The apparent inconsistency of CRAM expression in B-CLL led us to investigate the potential consequences for CCL19 induced migration. Two B-CLL primary cells samples paired for their similar levels of CCR7 yet variable levels of CRAM were selected (Figure 2A) and tested for their capacity to respond to CCL19 induced chemotaxis. A higher expression of CRAM was associated with a lower efficacy of chemotaxis (Figure 2A). To further investigate this observation, migrated cells from the lower wells of chemotaxis chambers, after migration towards CCL19 or CCL21, were stained for CRAM and CCR7 (Figure 2B). The CCR7 level of expression was not altered on the migrated cells. However, CCL19-induced migration was associated with a lowered expression of CRAM, not observed for CCL21. This observation is the result of cell selection rather than of receptor down-regulation as CCL19 does not induce CRAM internalization (CRAM constitutively recycles in a ligand independent manner [16]). Importantly, neither CCL19 nor CCL21 interfered with CRAM detection by the antibody used in the previous experiment (Figure 2B, lower right histogram). High levels of CRAM reduce the ability of cells to migrate toward CCL19, whereas it is not important for migration to CCL21 under the same conditions.

Blocking CRAM potentiates responses to CCL19 but not to CCL21

MEC-1 cells express both CRAM and the classical receptor for CCL19: CCR7 (also the classical receptor for CCL21) and were used to investigate MAPK phosphorylation after stimulation by CCL19 or CCL21 (Figure 3A). To evaluate the implications of CRAM expression on CCR7 activity, we blocked CRAM functions utilising different methods and analyzed the effects on CCL19 induced CCR7 activation. As phosphorylation of p44/42 has been shown to be involved in CCR7 induced B cell activation [1921], we examined phosphorylation in the absence or presence of CRAM blocking antibodies. Addition of CRAM specific antibody potentiated the CCL19 triggered response. Furthermore, CRAM-antibody induces a longer signalling profile suggesting that CRAM could be involved in limiting CCR7 activation (Figure 3A). To assess the specificity of this observation, a similar experiment was conducted using CCL21 instead of CCL19. The antibody-induced potentiation of MAPK phosphorylation was not observed with this chemokine (Figure 3A). Similar results were obtained in chemotaxis assays (Figure 3B). The addition of the isotype control antibody did not alter the chemotactic profile of CCL19 or CCL21. However addition of antibodies against CRAM enhanced chemotaxis toward CCL19 but not toward CCL21.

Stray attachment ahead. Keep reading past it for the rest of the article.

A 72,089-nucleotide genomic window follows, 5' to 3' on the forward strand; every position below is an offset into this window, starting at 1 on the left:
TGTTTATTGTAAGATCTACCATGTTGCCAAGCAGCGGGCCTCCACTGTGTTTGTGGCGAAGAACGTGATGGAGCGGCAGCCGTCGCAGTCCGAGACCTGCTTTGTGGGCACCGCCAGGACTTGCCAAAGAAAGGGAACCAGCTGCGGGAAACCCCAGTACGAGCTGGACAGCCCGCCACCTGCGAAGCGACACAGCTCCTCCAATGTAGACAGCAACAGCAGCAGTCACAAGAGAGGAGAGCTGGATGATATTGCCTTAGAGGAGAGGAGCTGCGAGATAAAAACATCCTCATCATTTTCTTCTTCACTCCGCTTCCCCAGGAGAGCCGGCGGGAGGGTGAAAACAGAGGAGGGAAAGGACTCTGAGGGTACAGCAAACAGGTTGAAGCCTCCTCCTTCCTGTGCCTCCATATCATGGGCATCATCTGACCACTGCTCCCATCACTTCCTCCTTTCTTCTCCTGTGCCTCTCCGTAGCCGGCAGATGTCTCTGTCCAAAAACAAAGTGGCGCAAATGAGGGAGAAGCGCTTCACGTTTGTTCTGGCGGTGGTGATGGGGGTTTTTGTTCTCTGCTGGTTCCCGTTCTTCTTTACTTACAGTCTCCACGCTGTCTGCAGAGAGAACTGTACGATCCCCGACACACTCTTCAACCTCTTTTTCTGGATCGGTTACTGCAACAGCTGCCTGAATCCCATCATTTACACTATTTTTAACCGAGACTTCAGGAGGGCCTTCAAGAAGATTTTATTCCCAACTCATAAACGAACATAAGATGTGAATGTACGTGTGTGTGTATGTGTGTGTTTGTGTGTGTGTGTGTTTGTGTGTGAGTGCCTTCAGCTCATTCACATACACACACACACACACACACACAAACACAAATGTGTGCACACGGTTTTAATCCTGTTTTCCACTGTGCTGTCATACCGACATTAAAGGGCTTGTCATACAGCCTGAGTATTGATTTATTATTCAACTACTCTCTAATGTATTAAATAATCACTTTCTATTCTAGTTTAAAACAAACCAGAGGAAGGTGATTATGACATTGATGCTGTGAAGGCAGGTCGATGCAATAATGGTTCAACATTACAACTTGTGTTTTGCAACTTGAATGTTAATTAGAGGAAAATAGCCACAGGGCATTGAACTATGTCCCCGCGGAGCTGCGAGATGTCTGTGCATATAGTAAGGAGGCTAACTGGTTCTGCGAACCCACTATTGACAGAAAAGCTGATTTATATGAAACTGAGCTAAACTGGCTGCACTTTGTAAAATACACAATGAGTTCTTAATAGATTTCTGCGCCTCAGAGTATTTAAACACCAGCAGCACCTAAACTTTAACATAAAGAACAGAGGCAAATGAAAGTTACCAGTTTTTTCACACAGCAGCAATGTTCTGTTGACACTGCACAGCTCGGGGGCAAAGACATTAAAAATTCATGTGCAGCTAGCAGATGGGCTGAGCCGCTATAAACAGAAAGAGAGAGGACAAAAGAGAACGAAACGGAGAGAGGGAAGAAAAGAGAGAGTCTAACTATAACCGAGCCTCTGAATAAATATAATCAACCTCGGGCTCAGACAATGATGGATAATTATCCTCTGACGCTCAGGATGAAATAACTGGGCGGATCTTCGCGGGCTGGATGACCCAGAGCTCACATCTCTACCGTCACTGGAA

Figure 3

CCR7 activation by CCL19 but not CCL21 is increased by anti-CRAM blocking antibody. A. MEC-1 cells were incubated with 10 ng/ml CCL19 (left) or 10 ng/ml CCL21 (right) in the presence of an anti-CRAM antibody or of relevant isotype control for the indicated periods of time. Addition of anti-CRAM antibody increased the phosphorylation of MAPK p44/42. Upper panels show western blot results of phosphorylated or control p44/42, lower panels depict the quantification of five and three independent similar experiments for CCL19 and CCL21, respectively. The intensity of each phosphorylated p44/42 band has been normalised to the corresponding unstimulated control, and the result expressed in function of the time 0 point for isotype control for each experiment. Mean + SD are depicted, unpaired T-test analysis results in significant p values for 10 and 15 minute incubations with CCL19. No significance was observed with CCL21. B. The potentiation of CCL19 induced response by anti-CRAM antibody was confirmed in a chemotaxis experiment, where MEC-1 cells were stimulated to migrate toward CCL19 either in the presence of antibody against CRAM (light grey) or of corresponding isotype control (dark grey). CRAM antibody induced a significant increase of migration toward CCL19 (unpaired T-test, p = 0.03). No changes were observed for similar experiments with CCL21 (data from 3 independent experiments done in triplicate). C. Schematic illustration of molecular mechanisms explaining the previous results: potentiation of CCL19 induced p44/42 phosphorylation by CRAM blockage.